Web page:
2. I started paying attention to classical and pop-etc. at the same time, , and Leonard Bernstein’s Young People’s Concerts broke it down and made the connections, how various devices were used in different genres and subgenres: I especially liked baroque chamber music, and when the Beatles came to America, their fan LB demonstrated what they got from that, without making too much of it. A few years later, I got hooked on a mono LP of solo Satie, played by pianist Aldo Ciccolini: microdots of concentrated instrumental reveries/tales/jokes/riddles/filler x atmospherics; yadda yadda when Eno released Discreet Music and started talking up “musical furniture,” I thought of Aldo (and Satie). When heavy metal came along, I started getting back into Beethoven’s Vth (and Walter Murphy’s discoid “A Fifth of Beethoven” seemed like a natural-enough thing). Mozart made some good car music, but I’ve never really been a classical head.

  3. And I dug the ESD CD reissue of Switched-On Bach (think it was the first of several vintage W Carlos albums on that label, the only one I’ve heard).

  4. Thanks for the comments.

    Two points, Christo:
    1) “Rock music on the other hand and especially rap and country cry out to have the lyrics be listened to” – Believe it or not, most of the rap I’ve enjoyed over the years has been done so in ignorance of the lyrics, especially once rap entered its phase of not sticking to a strict vocal meter, which I understand — I could be wrong — originated with Eric B & Rakim and has since gone a million miles even further than that. I guess in that way, rap really has functioned for me a little more like jazz. (Country, on the other hand, I agree with you; I’ve always latched on to lyrics in my favourite country very early on, often in the first listen.)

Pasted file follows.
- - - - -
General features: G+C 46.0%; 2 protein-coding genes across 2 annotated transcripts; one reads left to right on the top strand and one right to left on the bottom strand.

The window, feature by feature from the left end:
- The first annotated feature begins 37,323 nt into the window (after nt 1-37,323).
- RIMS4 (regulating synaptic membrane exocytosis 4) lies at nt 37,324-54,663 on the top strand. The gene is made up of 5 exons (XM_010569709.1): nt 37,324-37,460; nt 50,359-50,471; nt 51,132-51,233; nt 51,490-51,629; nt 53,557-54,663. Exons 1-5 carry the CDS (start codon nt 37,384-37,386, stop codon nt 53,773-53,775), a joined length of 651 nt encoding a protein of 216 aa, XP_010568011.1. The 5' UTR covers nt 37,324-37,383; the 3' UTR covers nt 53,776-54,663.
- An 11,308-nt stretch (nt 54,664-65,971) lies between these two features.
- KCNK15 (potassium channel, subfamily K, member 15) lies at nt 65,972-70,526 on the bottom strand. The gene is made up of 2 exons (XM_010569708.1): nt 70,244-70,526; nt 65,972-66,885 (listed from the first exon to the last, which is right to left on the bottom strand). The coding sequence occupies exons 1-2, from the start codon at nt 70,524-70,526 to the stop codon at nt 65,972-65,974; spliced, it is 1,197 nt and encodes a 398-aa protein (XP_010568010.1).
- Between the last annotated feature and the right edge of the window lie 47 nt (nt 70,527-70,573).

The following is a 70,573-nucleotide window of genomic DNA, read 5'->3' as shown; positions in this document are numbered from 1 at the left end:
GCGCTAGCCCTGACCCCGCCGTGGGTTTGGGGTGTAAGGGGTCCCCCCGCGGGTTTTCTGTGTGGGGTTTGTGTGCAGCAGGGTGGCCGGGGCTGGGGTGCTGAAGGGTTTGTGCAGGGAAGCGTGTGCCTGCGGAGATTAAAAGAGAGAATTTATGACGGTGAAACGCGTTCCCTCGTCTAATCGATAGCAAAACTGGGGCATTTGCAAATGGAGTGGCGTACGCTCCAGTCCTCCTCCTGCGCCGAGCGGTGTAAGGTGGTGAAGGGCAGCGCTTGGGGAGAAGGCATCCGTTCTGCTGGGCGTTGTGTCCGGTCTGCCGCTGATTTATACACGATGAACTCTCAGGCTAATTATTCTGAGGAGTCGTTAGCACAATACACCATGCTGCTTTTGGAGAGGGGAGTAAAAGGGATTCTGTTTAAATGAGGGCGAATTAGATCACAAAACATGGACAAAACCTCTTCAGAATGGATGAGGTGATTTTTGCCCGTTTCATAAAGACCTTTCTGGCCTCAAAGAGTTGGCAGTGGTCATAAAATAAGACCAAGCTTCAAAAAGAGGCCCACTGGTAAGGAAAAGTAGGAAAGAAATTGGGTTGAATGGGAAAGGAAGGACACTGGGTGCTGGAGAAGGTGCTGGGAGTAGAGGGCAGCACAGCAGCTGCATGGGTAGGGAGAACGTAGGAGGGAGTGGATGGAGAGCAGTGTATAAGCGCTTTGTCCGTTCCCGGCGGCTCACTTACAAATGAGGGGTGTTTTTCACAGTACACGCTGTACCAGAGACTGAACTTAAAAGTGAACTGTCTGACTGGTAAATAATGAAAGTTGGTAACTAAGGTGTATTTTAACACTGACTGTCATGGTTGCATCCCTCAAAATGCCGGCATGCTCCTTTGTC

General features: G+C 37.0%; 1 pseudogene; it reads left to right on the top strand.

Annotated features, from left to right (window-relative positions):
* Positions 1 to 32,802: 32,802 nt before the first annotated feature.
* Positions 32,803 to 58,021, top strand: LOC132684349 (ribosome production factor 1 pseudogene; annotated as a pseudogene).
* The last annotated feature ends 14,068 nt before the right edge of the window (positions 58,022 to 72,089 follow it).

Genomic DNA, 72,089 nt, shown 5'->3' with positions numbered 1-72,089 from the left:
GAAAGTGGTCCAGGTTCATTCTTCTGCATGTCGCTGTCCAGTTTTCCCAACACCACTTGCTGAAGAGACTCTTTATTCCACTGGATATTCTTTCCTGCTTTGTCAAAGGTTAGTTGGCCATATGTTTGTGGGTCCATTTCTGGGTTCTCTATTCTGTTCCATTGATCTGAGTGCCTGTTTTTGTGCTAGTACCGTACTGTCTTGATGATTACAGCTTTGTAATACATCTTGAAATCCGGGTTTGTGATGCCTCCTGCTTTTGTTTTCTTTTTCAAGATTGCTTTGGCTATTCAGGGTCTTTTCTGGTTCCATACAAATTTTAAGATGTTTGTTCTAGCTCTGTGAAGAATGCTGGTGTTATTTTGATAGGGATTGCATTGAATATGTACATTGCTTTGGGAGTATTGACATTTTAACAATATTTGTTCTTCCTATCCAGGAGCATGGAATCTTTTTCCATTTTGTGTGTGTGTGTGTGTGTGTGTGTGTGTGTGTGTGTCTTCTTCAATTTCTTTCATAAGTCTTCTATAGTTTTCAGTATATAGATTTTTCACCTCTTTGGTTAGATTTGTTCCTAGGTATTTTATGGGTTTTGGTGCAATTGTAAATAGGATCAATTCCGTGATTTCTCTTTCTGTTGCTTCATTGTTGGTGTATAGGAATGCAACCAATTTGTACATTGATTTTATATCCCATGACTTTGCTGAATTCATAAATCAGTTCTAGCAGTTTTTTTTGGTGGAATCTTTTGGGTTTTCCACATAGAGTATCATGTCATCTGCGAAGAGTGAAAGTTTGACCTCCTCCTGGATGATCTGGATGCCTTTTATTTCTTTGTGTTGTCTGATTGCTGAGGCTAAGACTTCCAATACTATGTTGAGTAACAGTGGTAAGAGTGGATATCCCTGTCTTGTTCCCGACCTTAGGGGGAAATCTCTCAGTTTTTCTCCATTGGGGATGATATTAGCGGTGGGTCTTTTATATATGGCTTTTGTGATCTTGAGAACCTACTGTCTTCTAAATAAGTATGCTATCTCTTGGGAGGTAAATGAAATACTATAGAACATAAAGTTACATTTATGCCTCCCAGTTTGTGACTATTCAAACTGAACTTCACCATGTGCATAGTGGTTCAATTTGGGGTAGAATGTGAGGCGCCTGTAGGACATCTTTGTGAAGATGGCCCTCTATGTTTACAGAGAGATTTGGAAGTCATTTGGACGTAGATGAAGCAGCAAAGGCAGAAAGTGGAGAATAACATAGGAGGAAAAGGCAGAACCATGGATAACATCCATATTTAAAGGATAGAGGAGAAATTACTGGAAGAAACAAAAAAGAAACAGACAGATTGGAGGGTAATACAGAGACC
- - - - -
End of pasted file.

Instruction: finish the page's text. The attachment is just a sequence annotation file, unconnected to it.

2) I’ve been a “randomizer” with music for a long time now, sometimes even with favourite albums; I’ll shuffle-play them just for the hell of it and because it offers a fresh perspective. But most of my playlists (i.e., my Spotify “all-time Hit Parade”), while wide-ranging in one sense (and currently hosting more than 2,000 tracks), have only a few jazz things on them, and maybe one or two classical (Satie, for instance). I would LOVE to get at a place where you are where I can know some classical well enough to just naturally want to include them in such a mix–but I’m far from that place right now.

    Don, I enjoyed Switched on Bach the couple times I listened to it, but I never latched on to the songs per se. I was interested (and a bit clinically, I must admit) to the synthesizers. Oddly enough, just as I kicked off this classical discovery phase, those Bernstein specials (I think it’s the same thing) played on Turner Classic Movies. I recorded them, and plan to still watch. I’m no kind of stickler for a purist kind of enjoyment (i.e., “it hits you or it doesn’t”), and happy to receive a tour guide wherever I can. Jazz really only opened up for me (beyond a few old favourites, that is) after reading a number of pieces by Ralph Gleason. In the first six months of my jazz phase, I was reading about it as much as I was listening to it.

    Insofar as classical is concerned, Walter Murphy and the Big Apple Band was my passageway–my Elvis, you might even say.

  5. Yeah, I saw one of those again on TCM recently, was reminded of how much of an info overload the visuals could be back in the early 60s, had to listen around all of that, as in the beginning, but so be it. You might also enjoy Ralph J. Gleason’s vintage public TV series, Jazz Casual, which fits its title: no big production, just the guest doing his thing for a few minutes, then taking a break to talk with or to Ralph, (who mostly keeps his mouth shut, in the ones I’ve seen), then another number, and later cats. Very refreshing, and usually several eps on YouTube.